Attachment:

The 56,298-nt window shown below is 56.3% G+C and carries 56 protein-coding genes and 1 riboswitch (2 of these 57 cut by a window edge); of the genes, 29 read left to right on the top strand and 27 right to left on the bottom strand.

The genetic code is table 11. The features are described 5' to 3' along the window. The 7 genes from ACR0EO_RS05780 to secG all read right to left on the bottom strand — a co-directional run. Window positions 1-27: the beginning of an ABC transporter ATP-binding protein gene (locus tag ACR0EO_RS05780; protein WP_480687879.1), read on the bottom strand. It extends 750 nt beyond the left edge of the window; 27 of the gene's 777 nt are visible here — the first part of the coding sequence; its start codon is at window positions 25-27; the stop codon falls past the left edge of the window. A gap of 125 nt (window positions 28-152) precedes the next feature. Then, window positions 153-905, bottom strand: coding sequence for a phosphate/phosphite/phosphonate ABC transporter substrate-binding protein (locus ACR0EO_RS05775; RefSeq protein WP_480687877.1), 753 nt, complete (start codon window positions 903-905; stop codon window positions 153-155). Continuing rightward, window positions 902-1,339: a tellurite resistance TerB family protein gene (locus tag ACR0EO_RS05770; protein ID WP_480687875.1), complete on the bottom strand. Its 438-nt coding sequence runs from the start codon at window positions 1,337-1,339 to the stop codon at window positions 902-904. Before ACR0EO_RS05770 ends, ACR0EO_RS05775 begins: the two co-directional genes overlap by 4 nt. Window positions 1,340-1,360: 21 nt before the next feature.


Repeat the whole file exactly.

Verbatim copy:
The 56,298-nt window shown below is 56.3% G+C and carries 56 protein-coding genes and 1 riboswitch (2 of these 57 cut by a window edge); of the genes, 29 read left to right on the top strand and 27 right to left on the bottom strand.

The genetic code is table 11. The features are described 5' to 3' along the window. The 7 genes from ACR0EO_RS05780 to secG all read right to left on the bottom strand — a co-directional run. Window positions 1-27: the beginning of an ABC transporter ATP-binding protein gene (locus tag ACR0EO_RS05780; protein WP_480687879.1), read on the bottom strand. It extends 750 nt beyond the left edge of the window; 27 of the gene's 777 nt are visible here — the first part of the coding sequence; its start codon is at window positions 25-27; the stop codon falls past the left edge of the window. A gap of 125 nt (window positions 28-152) precedes the next feature. Then, window positions 153-905, bottom strand: coding sequence for a phosphate/phosphite/phosphonate ABC transporter substrate-binding protein (locus ACR0EO_RS05775; RefSeq protein WP_480687877.1), 753 nt, complete (start codon window positions 903-905; stop codon window positions 153-155). Continuing rightward, window positions 902-1,339: a tellurite resistance TerB family protein gene (locus tag ACR0EO_RS05770; protein ID WP_480687875.1), complete on the bottom strand. Its 438-nt coding sequence runs from the start codon at window positions 1,337-1,339 to the stop codon at window positions 902-904. Before ACR0EO_RS05770 ends, ACR0EO_RS05775 begins: the two co-directional genes overlap by 4 nt. Window positions 1,340-1,360: 21 nt before the next feature.